Many students across B.C. take up dance, music or theatre as a hobby or passion outside of school, but few of them — or their instructors for that matter — realize they could be receiving high school credits for their work.
The North Okanagan-Shuswap School District is looking to address this with a proposed suite of online courses, delivered through a partnership with Coilean Arts Inc., which would go hand-in-hand with students’ extracurricular performing arts projects.
Created by Will Cullen, a former Pleasant Valley Secondary student who went on to study theatre in Glasgow after graduation, some of the courses are designed to be supported by participation in a club or studio setting, while others are a fully-contained online study of performing arts theory. Cullen was supported in creating these courses by a retired teacher to ensure they fell in line with curriculum standards.
The courses would be delivered through the district’s Educational Outreach Program, which already provides online learning options for many students. It is noted in the proposal, however, that very few — if any — online performing arts courses exist for high school credit in the province.
On this note, Educational Outreach Program principal Reid Findlay writes in his recommendation: “There is a great opportunity for School District No. 83 to meet that need, especially given the BC Ministry of Education has added several new performing arts courses to the curriculum.”
These courses are designed to fall in line with B.C.’s renewed curriculum standards, and while full provincial approval is still needed for the senior-level courses, it is likely the Grade 10 versions will start up quickly after receiving board of education approval.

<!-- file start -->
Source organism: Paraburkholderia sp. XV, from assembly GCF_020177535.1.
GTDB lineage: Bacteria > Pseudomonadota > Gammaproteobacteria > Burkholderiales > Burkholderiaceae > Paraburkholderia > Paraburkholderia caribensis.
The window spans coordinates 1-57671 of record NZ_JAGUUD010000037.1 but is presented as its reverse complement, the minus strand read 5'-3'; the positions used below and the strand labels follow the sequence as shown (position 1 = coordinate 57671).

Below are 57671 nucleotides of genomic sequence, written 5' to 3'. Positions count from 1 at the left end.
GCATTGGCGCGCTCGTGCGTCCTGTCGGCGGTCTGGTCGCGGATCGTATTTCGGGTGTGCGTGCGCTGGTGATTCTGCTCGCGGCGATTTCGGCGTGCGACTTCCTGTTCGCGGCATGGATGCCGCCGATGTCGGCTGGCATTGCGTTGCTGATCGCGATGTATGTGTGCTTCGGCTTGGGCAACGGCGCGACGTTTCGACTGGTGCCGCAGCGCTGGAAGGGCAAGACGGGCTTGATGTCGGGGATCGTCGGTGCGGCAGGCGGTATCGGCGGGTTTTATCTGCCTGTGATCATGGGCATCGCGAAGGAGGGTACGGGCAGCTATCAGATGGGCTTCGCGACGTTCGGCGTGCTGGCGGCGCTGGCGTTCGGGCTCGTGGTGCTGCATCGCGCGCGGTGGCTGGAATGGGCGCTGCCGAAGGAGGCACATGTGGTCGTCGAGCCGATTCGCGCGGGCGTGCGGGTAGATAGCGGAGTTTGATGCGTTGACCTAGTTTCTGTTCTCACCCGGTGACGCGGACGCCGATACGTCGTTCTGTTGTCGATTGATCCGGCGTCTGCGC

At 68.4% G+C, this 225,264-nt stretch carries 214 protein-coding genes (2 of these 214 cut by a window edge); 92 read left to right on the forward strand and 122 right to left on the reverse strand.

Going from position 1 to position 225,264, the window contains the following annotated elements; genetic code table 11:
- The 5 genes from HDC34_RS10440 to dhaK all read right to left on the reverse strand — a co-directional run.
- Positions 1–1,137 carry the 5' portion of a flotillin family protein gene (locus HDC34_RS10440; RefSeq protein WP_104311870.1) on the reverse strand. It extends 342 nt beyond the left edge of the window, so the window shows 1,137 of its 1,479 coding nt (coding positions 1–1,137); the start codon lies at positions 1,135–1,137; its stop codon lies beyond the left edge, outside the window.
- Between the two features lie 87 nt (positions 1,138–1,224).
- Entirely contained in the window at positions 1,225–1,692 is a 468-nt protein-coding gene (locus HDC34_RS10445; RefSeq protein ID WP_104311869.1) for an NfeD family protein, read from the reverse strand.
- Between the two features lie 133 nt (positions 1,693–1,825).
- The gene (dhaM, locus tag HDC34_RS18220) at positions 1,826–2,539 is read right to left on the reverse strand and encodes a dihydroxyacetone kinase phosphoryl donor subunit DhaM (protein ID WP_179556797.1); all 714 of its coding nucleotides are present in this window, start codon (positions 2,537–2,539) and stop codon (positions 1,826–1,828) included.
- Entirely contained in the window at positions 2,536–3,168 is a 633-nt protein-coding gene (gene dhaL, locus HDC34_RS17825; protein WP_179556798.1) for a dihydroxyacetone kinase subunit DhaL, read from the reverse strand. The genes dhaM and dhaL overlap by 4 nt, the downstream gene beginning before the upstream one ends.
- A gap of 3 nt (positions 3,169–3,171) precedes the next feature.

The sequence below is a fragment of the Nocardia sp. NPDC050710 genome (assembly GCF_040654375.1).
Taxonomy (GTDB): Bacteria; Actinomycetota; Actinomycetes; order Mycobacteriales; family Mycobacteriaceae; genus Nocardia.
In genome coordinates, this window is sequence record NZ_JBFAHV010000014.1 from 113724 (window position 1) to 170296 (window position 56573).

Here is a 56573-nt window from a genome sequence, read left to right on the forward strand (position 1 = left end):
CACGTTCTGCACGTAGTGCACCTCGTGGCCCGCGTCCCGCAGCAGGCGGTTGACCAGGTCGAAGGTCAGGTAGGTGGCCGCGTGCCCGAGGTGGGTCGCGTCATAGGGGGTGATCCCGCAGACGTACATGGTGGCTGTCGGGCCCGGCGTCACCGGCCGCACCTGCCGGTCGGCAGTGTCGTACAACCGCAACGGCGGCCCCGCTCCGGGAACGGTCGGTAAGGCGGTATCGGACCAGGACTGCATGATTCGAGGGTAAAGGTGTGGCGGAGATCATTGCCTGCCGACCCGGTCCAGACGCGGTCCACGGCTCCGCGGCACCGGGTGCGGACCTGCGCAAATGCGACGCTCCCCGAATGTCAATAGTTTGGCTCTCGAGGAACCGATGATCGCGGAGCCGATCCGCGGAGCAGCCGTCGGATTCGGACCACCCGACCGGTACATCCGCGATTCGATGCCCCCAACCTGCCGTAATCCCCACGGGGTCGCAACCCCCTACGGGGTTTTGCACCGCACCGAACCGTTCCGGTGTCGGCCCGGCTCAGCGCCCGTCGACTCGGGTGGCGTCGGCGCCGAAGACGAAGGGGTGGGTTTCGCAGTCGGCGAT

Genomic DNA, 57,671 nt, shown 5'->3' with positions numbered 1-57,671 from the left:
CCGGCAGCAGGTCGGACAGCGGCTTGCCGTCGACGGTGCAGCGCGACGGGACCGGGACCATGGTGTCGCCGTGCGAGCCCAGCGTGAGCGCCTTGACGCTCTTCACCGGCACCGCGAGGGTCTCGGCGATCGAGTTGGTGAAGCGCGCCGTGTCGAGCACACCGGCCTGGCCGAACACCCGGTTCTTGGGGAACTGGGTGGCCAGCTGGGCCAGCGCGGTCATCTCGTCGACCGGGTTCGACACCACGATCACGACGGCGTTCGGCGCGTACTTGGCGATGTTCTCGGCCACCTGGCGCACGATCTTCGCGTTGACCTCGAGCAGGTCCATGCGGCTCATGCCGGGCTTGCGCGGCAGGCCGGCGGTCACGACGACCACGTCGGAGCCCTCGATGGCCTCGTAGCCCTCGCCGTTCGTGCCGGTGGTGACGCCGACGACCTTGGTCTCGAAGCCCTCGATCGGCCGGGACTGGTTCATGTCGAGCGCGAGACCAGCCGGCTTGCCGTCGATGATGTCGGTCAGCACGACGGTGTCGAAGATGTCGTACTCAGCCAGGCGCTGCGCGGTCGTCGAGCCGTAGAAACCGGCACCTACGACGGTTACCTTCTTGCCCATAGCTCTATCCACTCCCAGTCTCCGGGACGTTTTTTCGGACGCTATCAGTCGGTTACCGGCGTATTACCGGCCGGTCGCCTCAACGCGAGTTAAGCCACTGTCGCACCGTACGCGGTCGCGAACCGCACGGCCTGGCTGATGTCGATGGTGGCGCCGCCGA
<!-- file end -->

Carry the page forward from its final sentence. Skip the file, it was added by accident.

There is a push to attempt to implement the full run of courses within the district as a sort of test-run, though there may be hurdles to jump through in regards to circumventing the provincial curriculum. This local initiative within School District 83 is a little ahead of the ministry’s upcoming curriculum changes, which may give it a privileged position as a pilot project.
Findlay writes in his recommendation: “We are very much ahead of the curve with the changes that are being planned provincially with the performing arts curriculum, and we are looking for some creative license for innovation from the Ministry.”
Figures were provided showing that, in the previous school year, the district Educational Outreach Program worked with more than 70 students in the North Okanagan-Shuswap district who could have actively benefitted from these course offerings.
Before approving the proposal, trustee Mike McKay had several questions for Findlay to ensure this program was still sustainable if distance learning funding was changed, as is being currently considered at the provincial level.
Findlay assured McKay and the board that there was no commitments to the external contractor except through activation of a student. This when the student completes five per cent of the course, the school district receives funding from the Ministry, which is when the external contractor would also be paid.
After receiving approval, Findlay commented this is a wonderful opportunity for students to receive credits for provincially authorized courses that align with their passions and interests.